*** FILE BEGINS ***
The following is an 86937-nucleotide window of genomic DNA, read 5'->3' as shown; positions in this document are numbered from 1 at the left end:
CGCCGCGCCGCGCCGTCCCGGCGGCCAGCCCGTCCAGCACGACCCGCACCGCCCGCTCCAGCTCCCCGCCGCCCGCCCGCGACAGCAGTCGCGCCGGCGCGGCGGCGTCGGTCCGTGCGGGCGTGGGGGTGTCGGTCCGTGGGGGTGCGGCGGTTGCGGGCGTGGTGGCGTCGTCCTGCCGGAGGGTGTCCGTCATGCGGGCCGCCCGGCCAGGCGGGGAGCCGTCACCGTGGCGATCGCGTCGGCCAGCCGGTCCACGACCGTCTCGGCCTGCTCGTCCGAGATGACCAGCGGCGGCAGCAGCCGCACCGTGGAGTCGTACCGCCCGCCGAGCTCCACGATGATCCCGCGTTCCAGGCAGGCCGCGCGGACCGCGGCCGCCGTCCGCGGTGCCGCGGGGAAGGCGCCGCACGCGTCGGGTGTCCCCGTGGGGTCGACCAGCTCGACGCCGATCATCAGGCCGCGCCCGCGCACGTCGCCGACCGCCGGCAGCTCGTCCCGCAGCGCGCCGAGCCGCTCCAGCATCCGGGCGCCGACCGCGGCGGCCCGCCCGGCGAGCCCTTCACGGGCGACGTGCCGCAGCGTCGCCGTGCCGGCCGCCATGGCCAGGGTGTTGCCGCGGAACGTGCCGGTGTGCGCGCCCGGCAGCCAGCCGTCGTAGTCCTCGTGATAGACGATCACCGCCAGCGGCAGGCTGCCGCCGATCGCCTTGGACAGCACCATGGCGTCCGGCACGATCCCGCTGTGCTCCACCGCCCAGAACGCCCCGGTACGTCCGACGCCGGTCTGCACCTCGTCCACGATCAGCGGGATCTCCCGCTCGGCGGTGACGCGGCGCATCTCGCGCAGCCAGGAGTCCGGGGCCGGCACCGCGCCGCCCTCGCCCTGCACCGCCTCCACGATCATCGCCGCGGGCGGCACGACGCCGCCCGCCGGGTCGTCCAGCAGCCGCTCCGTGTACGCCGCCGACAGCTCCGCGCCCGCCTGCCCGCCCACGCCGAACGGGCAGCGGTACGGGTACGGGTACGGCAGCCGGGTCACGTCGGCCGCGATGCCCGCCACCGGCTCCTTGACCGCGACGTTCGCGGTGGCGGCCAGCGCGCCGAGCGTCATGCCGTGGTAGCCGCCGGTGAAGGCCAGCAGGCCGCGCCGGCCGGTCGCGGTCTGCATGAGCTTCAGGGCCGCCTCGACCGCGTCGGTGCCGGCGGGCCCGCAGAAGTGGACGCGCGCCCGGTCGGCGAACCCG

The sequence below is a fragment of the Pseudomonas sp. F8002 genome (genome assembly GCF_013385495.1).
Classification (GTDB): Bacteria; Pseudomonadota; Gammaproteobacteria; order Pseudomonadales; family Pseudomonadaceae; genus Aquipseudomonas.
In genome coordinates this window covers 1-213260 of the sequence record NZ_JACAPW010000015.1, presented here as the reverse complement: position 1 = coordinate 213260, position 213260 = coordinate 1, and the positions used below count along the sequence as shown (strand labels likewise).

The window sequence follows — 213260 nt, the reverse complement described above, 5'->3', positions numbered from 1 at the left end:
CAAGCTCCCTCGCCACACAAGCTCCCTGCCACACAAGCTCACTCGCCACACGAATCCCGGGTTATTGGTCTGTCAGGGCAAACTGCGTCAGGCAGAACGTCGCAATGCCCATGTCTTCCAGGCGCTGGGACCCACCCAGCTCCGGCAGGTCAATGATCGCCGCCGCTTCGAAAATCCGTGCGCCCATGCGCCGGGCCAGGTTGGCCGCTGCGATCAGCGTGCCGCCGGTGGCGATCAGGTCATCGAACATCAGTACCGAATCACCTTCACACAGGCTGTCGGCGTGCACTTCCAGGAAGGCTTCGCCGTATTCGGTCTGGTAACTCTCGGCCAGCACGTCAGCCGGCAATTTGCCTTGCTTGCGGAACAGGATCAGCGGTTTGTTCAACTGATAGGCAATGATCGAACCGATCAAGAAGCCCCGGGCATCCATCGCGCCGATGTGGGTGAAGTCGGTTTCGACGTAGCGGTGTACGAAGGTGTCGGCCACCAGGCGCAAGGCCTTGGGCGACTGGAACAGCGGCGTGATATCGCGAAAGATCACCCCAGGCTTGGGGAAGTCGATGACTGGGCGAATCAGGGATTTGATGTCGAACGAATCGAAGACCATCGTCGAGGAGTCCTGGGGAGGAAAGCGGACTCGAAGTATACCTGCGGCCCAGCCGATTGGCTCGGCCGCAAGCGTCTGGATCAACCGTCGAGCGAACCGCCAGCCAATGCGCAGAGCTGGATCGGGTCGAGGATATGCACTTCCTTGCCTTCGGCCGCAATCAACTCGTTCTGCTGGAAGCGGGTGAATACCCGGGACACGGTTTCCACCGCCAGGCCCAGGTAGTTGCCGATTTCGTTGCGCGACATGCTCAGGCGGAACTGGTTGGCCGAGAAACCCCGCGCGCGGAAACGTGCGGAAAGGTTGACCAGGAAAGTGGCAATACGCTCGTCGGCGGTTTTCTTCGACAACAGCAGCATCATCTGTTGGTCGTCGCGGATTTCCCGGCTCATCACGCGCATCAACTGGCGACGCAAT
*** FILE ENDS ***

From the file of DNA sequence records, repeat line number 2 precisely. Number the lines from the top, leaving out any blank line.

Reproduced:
CGCCGCGCCGCGCCGTCCCGGCGGCCAGCCCGTCCAGCACGACCCGCACCGCCCGCTCCAGCTCCCCGCCGCCCGCCCGCGACAGCAGTCGCGCCGGCGCGGCGGCGTCGGTCCGTGCGGGCGTGGGGGTGTCGGTCCGTGGGGGTGCGGCGGTTGCGGGCGTGGTGGCGTCGTCCTGCCGGAGGGTGTCCGTCATGCGGGCCGCCCGGCCAGGCGGGGAGCCGTCACCGTGGCGATCGCGTCGGCCAGCCGGTCCACGACCGTCTCGGCCTGCTCGTCCGAGATGACCAGCGGCGGCAGCAGCCGCACCGTGGAGTCGTACCGCCCGCCGAGCTCCACGATGATCCCGCGTTCCAGGCAGGCCGCGCGGACCGCGGCCGCCGTCCGCGGTGCCGCGGGGAAGGCGCCGCACGCGTCGGGTGTCCCCGTGGGGTCGACCAGCTCGACGCCGATCATCAGGCCGCGCCCGCGCACGTCGCCGACCGCCGGCAGCTCGTCCCGCAGCGCGCCGAGCCGCTCCAGCATCCGGGCGCCGACCGCGGCGGCCCGCCCGGCGAGCCCTTCACGGGCGACGTGCCGCAGCGTCGCCGTGCCGGCCGCCATGGCCAGGGTGTTGCCGCGGAACGTGCCGGTGTGCGCGCCCGGCAGCCAGCCGTCGTAGTCCTCGTGATAGACGATCACCGCCAGCGGCAGGCTGCCGCCGATCGCCTTGGACAGCACCATGGCGTCCGGCACGATCCCGCTGTGCTCCACCGCCCAGAACGCCCCGGTACGTCCGACGCCGGTCTGCACCTCGTCCACGATCAGCGGGATCTCCCGCTCGGCGGTGACGCGGCGCATCTCGCGCAGCCAGGAGTCCGGGGCCGGCACCGCGCCGCCCTCGCCCTGCACCGCCTCCACGATCATCGCCGCGGGCGGCACGACGCCGCCCGCCGGGTCGTCCAGCAGCCGCTCCGTGTACGCCGCCGACAGCTCCGCGCCCGCCTGCCCGCCCACGCCGAACGGGCAGCGGTACGGGTACGGGTACGGCAGCCGGGTCACGTCGGCCGCGATGCCCGCCACCGGCTCCTTGACCGCGACGTTCGCGGTGGCGGCCAGCGCGCCGAGCGTCATGCCGTGGTAGCCGCCGGTGAAGGCCAGCAGGCCGCGCCGGCCGGTCGCGGTCTGCATGAGCTTCAGGGCCGCCTCGACCGCGTCGGTGCCGGCGGGCCCGCAGAAGTGGACGCGCGCCCGGTCGGCGAACCCG